The anthropology team here also played a major role in what the military called Operation Khyber. That was a 15-day drive late this summer in which 500 Afghan and 500 American soldiers tried to clear an estimated 200 to 250 Taliban insurgents out of much of Paktia Province, secure southeastern Afghanistan’s most important road and halt a string of suicide attacks on American troops and local governors.
In one of the first districts the team entered, Tracy identified an unusually high concentration of widows in one village, Colonel Woods said. Their lack of income created financial pressure on their sons to provide for their families, she determined, a burden that could drive the young men to join well-paid insurgents. Citing Tracy’s advice, American officers developed a job training program for the widows.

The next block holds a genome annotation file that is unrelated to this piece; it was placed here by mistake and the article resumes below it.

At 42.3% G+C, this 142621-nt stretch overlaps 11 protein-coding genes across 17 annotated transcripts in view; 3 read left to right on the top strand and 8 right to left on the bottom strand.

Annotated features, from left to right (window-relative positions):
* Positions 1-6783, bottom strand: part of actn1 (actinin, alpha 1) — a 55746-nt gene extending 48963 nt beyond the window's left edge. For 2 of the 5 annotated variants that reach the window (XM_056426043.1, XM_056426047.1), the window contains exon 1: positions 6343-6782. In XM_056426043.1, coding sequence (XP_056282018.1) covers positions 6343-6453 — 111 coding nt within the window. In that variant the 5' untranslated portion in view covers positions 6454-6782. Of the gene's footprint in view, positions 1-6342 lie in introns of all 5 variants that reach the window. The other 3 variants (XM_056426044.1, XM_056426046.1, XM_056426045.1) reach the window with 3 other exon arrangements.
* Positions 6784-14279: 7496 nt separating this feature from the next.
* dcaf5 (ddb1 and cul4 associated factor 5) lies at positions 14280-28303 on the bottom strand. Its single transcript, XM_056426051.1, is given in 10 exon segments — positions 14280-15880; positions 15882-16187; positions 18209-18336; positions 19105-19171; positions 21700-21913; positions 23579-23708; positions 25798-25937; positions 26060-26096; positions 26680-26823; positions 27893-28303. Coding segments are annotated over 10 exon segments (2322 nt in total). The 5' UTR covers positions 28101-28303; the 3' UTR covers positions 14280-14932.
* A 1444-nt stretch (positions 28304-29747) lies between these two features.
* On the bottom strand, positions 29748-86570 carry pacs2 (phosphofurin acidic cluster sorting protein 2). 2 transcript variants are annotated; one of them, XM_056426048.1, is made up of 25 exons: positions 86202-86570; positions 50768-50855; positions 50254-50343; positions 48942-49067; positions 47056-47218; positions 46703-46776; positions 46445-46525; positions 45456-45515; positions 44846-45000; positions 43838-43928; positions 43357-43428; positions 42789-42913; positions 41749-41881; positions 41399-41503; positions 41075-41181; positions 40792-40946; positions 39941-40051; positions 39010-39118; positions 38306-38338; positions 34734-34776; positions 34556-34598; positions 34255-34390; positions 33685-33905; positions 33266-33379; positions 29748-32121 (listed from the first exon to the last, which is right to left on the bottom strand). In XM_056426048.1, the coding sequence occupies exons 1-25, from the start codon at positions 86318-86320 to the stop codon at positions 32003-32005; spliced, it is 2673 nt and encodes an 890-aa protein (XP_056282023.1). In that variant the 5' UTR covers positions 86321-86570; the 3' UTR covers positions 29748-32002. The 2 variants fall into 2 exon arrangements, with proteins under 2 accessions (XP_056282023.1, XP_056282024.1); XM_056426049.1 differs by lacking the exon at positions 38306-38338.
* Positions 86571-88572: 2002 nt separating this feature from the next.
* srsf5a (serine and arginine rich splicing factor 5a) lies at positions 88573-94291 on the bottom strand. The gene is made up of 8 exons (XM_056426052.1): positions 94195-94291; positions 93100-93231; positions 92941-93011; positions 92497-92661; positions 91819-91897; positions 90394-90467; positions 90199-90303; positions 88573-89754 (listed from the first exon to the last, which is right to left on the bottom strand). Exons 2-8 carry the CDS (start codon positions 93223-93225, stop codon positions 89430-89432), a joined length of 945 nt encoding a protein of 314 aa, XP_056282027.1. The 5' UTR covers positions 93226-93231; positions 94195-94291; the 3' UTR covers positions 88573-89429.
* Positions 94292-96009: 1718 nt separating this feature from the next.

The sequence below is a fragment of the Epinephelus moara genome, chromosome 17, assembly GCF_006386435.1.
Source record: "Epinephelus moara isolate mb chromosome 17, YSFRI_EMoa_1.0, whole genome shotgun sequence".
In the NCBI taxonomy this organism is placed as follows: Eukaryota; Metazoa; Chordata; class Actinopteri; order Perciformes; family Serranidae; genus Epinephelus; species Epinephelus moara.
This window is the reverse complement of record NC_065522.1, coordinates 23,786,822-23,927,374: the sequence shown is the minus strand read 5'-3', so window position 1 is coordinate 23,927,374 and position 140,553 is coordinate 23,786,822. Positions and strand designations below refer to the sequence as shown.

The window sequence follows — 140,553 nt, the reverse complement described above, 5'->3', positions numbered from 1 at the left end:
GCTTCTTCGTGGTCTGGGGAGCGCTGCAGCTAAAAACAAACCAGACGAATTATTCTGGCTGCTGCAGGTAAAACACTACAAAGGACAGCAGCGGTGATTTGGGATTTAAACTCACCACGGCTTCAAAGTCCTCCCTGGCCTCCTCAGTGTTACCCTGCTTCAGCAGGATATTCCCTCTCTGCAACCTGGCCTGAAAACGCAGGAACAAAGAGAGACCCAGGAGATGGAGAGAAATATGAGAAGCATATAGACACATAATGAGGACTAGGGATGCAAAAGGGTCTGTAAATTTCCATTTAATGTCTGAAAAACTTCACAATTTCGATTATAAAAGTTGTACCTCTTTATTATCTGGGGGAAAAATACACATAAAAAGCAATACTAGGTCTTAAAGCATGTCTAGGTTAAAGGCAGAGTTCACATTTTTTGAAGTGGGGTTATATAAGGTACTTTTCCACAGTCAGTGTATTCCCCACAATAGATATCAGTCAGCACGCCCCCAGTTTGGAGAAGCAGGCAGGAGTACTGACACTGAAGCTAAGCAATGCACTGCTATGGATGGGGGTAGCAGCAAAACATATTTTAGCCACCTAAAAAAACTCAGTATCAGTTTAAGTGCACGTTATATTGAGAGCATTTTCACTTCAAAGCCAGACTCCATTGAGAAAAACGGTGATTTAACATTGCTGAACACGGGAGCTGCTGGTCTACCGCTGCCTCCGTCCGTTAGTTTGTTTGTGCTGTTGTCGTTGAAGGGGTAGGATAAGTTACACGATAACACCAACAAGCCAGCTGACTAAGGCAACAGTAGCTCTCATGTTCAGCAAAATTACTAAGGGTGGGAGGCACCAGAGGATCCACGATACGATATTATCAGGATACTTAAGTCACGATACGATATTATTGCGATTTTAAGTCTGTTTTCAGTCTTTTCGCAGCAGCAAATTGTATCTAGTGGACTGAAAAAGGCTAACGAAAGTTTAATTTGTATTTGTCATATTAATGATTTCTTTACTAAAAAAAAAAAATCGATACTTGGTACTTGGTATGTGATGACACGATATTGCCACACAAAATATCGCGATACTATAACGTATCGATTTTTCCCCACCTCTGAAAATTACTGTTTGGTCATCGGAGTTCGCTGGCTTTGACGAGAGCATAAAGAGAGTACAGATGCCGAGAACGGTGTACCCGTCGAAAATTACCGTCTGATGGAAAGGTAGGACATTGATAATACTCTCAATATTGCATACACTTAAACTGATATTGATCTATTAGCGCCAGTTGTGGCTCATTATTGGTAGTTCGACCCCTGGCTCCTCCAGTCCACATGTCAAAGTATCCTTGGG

In another district, the anthropologist interpreted the beheading of a local tribal elder as more than a random act of intimidation: the Taliban’s goal, she said, was to divide and weaken the Zadran, one of southeastern Afghanistan’s most powerful tribes. If Afghan and American officials could unite the Zadran, she said, the tribe could block the Taliban from operating in the area.
“Call it what you want, it works,” said Colonel Woods, a native of Denbo, Pa. “It works in helping you define the problems, not just the symptoms.”
More on anthropology in war
The New York Times has an article up that I missed on my post on anthropologists in Iraq yesterday: "Army Enlists Anthropology in War Zones." Mostly it deals with Afghanistan: